by John R. Fischer
, Senior Reporter | February 16, 2021
Mercy Hospital and Medical Center in Chicago has filed for bankruptcy after its closure was denied by Illinois state.
Chicago’s oldest chartered hospital filed for Chapter 11 bankruptcy protection Wednesday in U.S. Bankruptcy Court for the Northern District of Illinois. The decision is seen as a step toward its goal of shutting its doors completely by May 31, reported the Chicago Tribune
“By pulling this lever it again shows us that they do not want to provide healthcare to the South Side of Chicago,” said Rep. Lamont Robinson, D-Chicago, whose district includes Mercy.
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The intent to close was made public by Mercy’s parent company, Trinity Health, in July, after a planned $1.1 billion merger between it, Advocate Trinity Hospital in Calumet Heights, South Shore Hospital in South Chicago and St. Bernard Hospital in Englewood failed.
The news angered members of the community who said it would hurt healthcare access and local businesses, with some searching for a buyer to save the hospital. Many are also concerned because the hospital serves a large number of patients on Medicaid.
“I think it’s disgusting. I don’t think it’s truthful,” Anne Igoe, vice president for hospitals at SEIU Healthcare Illinois, a union that protested the closing plan but does not represent Mercy employees. “I find it hard to believe how bankruptcy can come out of a company that has 265 days of cash on hand.”
The backlash led the state board in December to vote against the closure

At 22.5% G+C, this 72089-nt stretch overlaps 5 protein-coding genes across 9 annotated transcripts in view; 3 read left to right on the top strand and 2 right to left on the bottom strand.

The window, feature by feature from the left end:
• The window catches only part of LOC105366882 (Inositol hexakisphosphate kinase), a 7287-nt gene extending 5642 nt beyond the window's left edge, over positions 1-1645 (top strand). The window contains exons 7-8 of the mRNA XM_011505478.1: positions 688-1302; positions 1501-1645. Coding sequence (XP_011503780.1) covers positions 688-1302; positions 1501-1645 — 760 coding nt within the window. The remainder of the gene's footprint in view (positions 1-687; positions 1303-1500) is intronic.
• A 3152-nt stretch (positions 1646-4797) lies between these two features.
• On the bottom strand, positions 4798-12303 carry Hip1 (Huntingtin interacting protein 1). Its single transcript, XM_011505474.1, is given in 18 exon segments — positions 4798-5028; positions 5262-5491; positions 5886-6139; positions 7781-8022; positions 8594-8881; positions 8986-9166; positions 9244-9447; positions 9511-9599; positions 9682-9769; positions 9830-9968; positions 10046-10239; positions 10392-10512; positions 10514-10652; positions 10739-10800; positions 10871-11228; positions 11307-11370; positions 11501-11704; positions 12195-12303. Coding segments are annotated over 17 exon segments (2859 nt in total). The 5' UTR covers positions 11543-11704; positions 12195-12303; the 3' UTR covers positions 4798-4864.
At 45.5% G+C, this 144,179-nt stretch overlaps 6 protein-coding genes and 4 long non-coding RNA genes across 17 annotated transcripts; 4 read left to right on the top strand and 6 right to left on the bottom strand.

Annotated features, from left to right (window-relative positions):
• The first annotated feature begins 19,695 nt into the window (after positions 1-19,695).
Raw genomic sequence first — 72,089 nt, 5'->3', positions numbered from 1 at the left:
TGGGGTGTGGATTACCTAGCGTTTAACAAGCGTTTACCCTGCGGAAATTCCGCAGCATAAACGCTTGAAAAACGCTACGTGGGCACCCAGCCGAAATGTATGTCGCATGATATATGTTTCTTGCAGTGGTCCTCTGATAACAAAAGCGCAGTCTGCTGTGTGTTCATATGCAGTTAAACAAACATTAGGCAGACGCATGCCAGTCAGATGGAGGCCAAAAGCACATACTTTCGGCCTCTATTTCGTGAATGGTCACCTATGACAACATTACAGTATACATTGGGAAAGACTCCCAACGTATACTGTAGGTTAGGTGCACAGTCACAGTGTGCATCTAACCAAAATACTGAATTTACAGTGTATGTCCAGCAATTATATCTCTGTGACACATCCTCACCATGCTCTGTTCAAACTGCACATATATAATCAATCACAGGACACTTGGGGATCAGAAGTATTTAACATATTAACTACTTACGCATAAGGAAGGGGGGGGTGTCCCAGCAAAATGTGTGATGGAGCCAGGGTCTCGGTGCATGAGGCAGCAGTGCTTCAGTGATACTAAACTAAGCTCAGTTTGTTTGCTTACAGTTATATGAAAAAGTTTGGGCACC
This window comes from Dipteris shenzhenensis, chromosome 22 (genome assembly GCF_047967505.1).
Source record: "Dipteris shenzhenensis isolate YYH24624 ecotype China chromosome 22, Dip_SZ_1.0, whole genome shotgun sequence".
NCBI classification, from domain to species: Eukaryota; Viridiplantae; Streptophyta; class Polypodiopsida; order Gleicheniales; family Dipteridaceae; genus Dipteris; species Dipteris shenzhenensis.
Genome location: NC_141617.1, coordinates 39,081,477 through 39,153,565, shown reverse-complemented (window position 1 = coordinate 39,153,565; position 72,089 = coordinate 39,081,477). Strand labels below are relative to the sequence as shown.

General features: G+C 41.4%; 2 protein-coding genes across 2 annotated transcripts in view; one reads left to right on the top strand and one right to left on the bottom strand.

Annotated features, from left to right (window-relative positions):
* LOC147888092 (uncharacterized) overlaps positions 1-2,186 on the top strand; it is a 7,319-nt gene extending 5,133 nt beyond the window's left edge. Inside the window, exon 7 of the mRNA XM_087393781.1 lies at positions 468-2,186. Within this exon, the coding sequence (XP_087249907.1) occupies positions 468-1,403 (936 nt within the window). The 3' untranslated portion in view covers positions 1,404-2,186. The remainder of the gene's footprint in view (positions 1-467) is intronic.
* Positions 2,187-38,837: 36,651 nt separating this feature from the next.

and last month against Trinity’s application to open an outpatient care center on the city’s South Side (two miles away from the hospital). Trinity asserted that more outpatient care, such as urgent care services, is needed on the South Side, but critics argued that it was no replacement for a full-service hospital and would leave members of the community with inadequate healthcare.
The bankruptcy creates a number of ways in which Mercy could sell the health system or its assets, reorganize or liquidate. Its estimated assets and liabilities range from $100 million to $500 million, with an estimated number of creditors between 200 and 999, according to the filing. The hospital, which has been in business since 1852, chalked its decision to file for bankruptcy up to loss of staff and financial challenges, according to the Associated Press
. “The quality of care at Mercy is an increasing concern as physicians and other colleagues have left Mercy and operating losses have accelerated to $7 million per month.” David Southwell, chair of Trinity Health’s board, said in a document in the filing.
It estimates that bankruptcy funds will be available for distribution to unsecured creditors. “We are continuing in the regulatory process with the Illinois Health Facilities & Services Review Board,” Mercy spokesman Sophie McCarthy said in an email to the Chicago Tribune. “We still intend to close everything but will transition to offering walk-in services in the ER and deliver care for the community until the Mercy Care Center opens.”
McCarthy says the hospital is currently acting as a basic ER and plans to keep its ER services open until an urgent care opens. Trinity is scheduled to go before the state board on March 16 with its application to close the hospital.